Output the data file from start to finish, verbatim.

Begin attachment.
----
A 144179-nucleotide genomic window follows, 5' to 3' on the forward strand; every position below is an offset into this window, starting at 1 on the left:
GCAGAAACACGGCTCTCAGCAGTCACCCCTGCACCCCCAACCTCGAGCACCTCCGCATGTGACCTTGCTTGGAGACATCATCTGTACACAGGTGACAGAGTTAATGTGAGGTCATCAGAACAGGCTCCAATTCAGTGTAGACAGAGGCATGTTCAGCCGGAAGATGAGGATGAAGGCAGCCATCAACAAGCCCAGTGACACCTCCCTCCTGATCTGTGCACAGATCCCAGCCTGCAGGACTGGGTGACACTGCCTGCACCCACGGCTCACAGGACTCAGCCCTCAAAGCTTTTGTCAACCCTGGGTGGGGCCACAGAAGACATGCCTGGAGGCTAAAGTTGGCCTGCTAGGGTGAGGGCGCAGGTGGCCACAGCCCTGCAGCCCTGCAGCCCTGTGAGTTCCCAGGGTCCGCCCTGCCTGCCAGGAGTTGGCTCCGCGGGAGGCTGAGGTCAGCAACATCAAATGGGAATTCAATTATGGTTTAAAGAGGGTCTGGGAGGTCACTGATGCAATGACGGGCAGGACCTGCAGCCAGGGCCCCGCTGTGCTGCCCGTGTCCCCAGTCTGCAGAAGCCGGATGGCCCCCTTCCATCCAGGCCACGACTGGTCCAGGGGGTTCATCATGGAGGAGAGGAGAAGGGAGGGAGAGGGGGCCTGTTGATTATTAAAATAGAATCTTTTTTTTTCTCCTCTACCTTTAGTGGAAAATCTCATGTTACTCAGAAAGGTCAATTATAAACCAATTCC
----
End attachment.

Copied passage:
A 144179-nucleotide genomic window follows, 5' to 3' on the forward strand; every position below is an offset into this window, starting at 1 on the left:
GCAGAAACACGGCTCTCAGCAGTCACCCCTGCACCCCCAACCTCGAGCACCTCCGCATGTGACCTTGCTTGGAGACATCATCTGTACACAGGTGACAGAGTTAATGTGAGGTCATCAGAACAGGCTCCAATTCAGTGTAGACAGAGGCATGTTCAGCCGGAAGATGAGGATGAAGGCAGCCATCAACAAGCCCAGTGACACCTCCCTCCTGATCTGTGCACAGATCCCAGCCTGCAGGACTGGGTGACACTGCCTGCACCCACGGCTCACAGGACTCAGCCCTCAAAGCTTTTGTCAACCCTGGGTGGGGCCACAGAAGACATGCCTGGAGGCTAAAGTTGGCCTGCTAGGGTGAGGGCGCAGGTGGCCACAGCCCTGCAGCCCTGCAGCCCTGTGAGTTCCCAGGGTCCGCCCTGCCTGCCAGGAGTTGGCTCCGCGGGAGGCTGAGGTCAGCAACATCAAATGGGAATTCAATTATGGTTTAAAGAGGGTCTGGGAGGTCACTGATGCAATGACGGGCAGGACCTGCAGCCAGGGCCCCGCTGTGCTGCCCGTGTCCCCAGTCTGCAGAAGCCGGATGGCCCCCTTCCATCCAGGCCACGACTGGTCCAGGGGGTTCATCATGGAGGAGAGGAGAAGGGAGGGAGAGGGGGCCTGTTGATTATTAAAATAGAATCTTTTTTTTTCTCCTCTACCTTTAGTGGAAAATCTCATGTTACTCAGAAAGGTCAATTATAAACCAATTCC